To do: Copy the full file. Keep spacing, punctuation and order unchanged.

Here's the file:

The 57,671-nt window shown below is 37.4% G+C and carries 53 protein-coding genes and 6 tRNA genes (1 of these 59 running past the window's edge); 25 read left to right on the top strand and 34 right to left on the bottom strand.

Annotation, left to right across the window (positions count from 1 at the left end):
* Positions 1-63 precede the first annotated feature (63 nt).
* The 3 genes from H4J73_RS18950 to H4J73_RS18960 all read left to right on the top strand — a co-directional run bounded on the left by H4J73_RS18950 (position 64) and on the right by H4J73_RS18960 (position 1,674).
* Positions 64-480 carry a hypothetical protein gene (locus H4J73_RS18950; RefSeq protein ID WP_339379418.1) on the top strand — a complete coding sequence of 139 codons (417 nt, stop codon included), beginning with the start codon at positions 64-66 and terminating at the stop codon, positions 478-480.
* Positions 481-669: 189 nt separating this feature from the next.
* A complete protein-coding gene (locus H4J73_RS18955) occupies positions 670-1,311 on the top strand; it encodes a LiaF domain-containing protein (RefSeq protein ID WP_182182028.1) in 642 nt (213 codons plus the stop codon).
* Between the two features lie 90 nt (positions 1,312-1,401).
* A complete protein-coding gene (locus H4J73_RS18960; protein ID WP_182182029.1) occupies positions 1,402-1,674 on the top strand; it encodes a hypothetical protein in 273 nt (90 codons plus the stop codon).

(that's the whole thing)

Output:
The 57,671-nt window shown below is 37.4% G+C and carries 53 protein-coding genes and 6 tRNA genes (1 of these 59 running past the window's edge); 25 read left to right on the top strand and 34 right to left on the bottom strand.

Annotation, left to right across the window (positions count from 1 at the left end):
* Positions 1-63 precede the first annotated feature (63 nt).
* The 3 genes from H4J73_RS18950 to H4J73_RS18960 all read left to right on the top strand — a co-directional run bounded on the left by H4J73_RS18950 (position 64) and on the right by H4J73_RS18960 (position 1,674).
* Positions 64-480 carry a hypothetical protein gene (locus H4J73_RS18950; RefSeq protein ID WP_339379418.1) on the top strand — a complete coding sequence of 139 codons (417 nt, stop codon included), beginning with the start codon at positions 64-66 and terminating at the stop codon, positions 478-480.
* Positions 481-669: 189 nt separating this feature from the next.
* A complete protein-coding gene (locus H4J73_RS18955) occupies positions 670-1,311 on the top strand; it encodes a LiaF domain-containing protein (RefSeq protein ID WP_182182028.1) in 642 nt (213 codons plus the stop codon).
* Between the two features lie 90 nt (positions 1,312-1,401).
* A complete protein-coding gene (locus H4J73_RS18960; protein ID WP_182182029.1) occupies positions 1,402-1,674 on the top strand; it encodes a hypothetical protein in 273 nt (90 codons plus the stop codon).